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Glossary of Terms

341 Meeting – First Meeting of Creditors



Adequate Protection – The right of a party with an interest in the
debtor’s property (such as a secured creditor) to assurance that
its interest will not be diminished during the bankruptcy proceedings.

Administrative Claim (or Administrative Expense Claim) – Debt incurred
by the debtor, with court approval, after the bankruptcy filing, includes
the necessary costs of preserving the estate, wages, salaries, court costs,
lawyers’ fees, accountants’ fees, trustees’ expenses, etc.

Adversary Proceeding – A lawsuit filed in the bankruptcy court which
is related to the debtor’s bankruptcy case. Examples are: complaints
by a creditor to determine the dischargeability of a debt, and complaints
to determine the extent and validity of liens.

Allowed Claim (or Allowed Interest) – A claim of a creditor (or an
equity interest) that is approved by the court for satisfaction under
the plan of re-organization.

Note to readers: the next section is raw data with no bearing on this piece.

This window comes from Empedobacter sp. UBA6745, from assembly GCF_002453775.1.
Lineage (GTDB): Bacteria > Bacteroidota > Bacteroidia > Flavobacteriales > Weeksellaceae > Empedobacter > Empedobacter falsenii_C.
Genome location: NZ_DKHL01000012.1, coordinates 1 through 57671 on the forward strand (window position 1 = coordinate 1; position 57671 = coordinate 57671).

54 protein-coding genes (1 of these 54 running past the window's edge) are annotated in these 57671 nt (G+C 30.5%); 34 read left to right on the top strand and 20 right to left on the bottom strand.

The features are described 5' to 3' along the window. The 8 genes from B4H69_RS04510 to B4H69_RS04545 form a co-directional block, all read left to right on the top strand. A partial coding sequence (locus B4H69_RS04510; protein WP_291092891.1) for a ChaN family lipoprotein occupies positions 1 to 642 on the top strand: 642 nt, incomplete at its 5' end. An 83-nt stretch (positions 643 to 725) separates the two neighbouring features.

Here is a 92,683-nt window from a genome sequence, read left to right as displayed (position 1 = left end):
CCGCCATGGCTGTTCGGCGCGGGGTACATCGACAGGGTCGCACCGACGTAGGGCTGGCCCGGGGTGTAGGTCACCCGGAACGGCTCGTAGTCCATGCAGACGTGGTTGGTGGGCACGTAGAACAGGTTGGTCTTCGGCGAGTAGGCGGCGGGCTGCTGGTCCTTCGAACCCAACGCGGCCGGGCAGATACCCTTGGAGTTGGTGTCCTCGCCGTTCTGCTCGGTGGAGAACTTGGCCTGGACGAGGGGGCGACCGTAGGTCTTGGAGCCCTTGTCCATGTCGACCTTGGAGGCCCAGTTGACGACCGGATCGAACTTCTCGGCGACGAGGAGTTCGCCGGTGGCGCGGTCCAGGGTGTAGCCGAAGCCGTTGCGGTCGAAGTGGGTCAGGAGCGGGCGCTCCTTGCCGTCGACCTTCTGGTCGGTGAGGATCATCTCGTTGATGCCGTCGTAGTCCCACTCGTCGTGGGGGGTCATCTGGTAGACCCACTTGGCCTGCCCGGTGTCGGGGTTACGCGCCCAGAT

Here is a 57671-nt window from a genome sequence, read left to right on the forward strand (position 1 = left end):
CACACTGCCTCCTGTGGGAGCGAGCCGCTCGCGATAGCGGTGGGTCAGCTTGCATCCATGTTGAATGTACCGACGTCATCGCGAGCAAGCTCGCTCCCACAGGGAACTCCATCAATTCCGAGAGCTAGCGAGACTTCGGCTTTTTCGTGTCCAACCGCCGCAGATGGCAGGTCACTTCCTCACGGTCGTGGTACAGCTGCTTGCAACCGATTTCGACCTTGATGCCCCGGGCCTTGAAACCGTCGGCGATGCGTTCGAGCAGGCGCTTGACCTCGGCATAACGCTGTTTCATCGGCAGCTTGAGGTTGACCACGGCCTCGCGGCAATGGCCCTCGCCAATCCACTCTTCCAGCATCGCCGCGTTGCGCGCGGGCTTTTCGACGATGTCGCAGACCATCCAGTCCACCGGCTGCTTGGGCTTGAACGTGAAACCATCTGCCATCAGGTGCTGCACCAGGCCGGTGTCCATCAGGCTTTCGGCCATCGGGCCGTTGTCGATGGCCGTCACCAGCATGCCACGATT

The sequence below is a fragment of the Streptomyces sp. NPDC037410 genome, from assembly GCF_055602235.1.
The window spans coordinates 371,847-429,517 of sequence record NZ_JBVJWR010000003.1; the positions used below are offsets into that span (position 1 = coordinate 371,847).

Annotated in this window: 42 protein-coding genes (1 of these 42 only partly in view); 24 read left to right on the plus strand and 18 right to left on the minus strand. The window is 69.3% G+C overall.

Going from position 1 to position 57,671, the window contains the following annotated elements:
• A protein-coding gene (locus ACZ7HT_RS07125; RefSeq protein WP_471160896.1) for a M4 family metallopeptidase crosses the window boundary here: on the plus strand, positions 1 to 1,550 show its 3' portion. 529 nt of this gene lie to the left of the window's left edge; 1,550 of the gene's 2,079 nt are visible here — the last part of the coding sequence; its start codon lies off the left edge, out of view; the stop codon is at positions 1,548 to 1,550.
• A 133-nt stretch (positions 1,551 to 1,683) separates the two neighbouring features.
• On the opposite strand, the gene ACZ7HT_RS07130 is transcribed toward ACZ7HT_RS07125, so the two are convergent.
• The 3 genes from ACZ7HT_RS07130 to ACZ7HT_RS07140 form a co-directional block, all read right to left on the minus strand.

Arrangement – May refer to a variety of formal or informal agreements
worked out concerning the conditions under which a bankrupt company may
operate; often, it refers to an extent of time in which debt can be paid
off. This was the term used under old Chapter XI.

Arrears – The amount that is unpaid and overdue as of the date the
bankruptcy case is filed. The word “arrears” is often used
when referring to back child support owed, back alimony owed, or the amount
that is past due on mortgage payments (including interest and penalties).

Asset – Personal possessions of value, including cash, real estate,
vehicles and investments.

Automatic Stay – The suspension of actions, such as debt collection
or foreclosure, against the company or consumer in bankruptcy. Occurs
automatically when the bankruptcy petition is filed. This action protects
the debtor from creditors seeking to seize its assets. It also protects